Is the Bible All There Is?

The following article was written on spec for submission to the faith section of local newspapers.  It is aimed to an audience unfamiliar with Orthodox Christianity.  I am posting it as submitted. Citations appear below the article.


By Fr. Irineos Placek


Among Christians, and certainly among those of the protestant persuasion, it is often remarked that all we need to know to understand the faith is the Bible.  The answer to any spiritual crisis, any matter of right worship, can be discerned, it is contended, from the pages of the Bible.  This belief is often described as sola scriptura – scripture alone.  But sola scriptura is not found in scripture, and as a practical matter, it is never sola either.  Rather, we are all inheritors of a rich and full theological tradition which recognizes, as held in scripture, that many things Christ did and taught are not recorded in the Bible. (John 20:30, John 21:35).  These teachings, far from being lost to us, are preserved in the practices of the ancient Church.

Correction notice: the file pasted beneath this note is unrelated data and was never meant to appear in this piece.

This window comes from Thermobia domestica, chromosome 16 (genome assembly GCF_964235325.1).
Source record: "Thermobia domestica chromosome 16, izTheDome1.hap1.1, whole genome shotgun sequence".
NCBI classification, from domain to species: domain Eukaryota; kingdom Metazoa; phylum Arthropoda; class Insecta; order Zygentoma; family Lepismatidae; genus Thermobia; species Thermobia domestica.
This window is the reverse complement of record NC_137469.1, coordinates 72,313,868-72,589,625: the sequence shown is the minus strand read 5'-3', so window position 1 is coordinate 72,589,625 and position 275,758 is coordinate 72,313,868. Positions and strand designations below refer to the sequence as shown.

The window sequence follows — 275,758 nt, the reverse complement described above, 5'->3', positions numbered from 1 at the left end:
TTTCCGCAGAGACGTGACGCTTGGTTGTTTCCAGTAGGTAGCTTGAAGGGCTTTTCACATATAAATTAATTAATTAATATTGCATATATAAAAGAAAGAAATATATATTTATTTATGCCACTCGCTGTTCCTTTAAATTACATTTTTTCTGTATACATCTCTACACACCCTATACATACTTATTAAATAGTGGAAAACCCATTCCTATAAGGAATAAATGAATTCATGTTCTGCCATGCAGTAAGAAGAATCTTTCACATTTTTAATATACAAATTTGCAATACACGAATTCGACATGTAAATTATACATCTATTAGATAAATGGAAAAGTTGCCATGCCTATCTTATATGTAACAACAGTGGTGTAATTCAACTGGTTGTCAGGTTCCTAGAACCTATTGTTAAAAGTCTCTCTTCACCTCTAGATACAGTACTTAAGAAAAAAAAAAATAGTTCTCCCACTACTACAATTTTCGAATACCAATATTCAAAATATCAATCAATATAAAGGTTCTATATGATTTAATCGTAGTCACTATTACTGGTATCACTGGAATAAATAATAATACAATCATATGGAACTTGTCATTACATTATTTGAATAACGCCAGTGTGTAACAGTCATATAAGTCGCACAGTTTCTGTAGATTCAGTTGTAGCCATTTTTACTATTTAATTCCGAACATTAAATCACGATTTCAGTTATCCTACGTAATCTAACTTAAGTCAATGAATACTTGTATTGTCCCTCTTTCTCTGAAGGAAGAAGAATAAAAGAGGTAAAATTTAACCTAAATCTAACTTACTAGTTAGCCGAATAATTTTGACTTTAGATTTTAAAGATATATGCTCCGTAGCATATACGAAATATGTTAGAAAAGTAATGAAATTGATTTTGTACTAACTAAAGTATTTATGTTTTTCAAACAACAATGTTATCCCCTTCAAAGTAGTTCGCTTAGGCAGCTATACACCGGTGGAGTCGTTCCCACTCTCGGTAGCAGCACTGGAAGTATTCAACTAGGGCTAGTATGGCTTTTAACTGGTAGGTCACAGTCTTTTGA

Others far more eloquent than I have written extensively on why sola scriptura is not a practical or historical approach to the faith or understanding scripture.  I won’t recount those arguments here, but if anyone is interested, I would commend Fr. John Whiteford’s article “Sola Scriptura: In the Vanity of Their Minds” to you.  It is available free online.  Rather, I would simply say that if one purports to be a “bible believing Christian” you really have no choice but to reject sola scriptura based on the Bible alone.  St. Paul commands us as Christians that there is more than what has been written in the Bible.  Writing to the Thessalonians, who he spent many months with but left only two short letters, Paul directs the faithful “Therefore, brethren, stand fast, and hold the traditions which ye have been taught, whether by word, or our epistle.” (2 Thessalonians 2:15).  In Scripture itself, the oral teachings of the Apostles are held in equal authority with their written letters.  This is as clear as can be.  And a brief look at Church history tells us that, indeed, this must be so.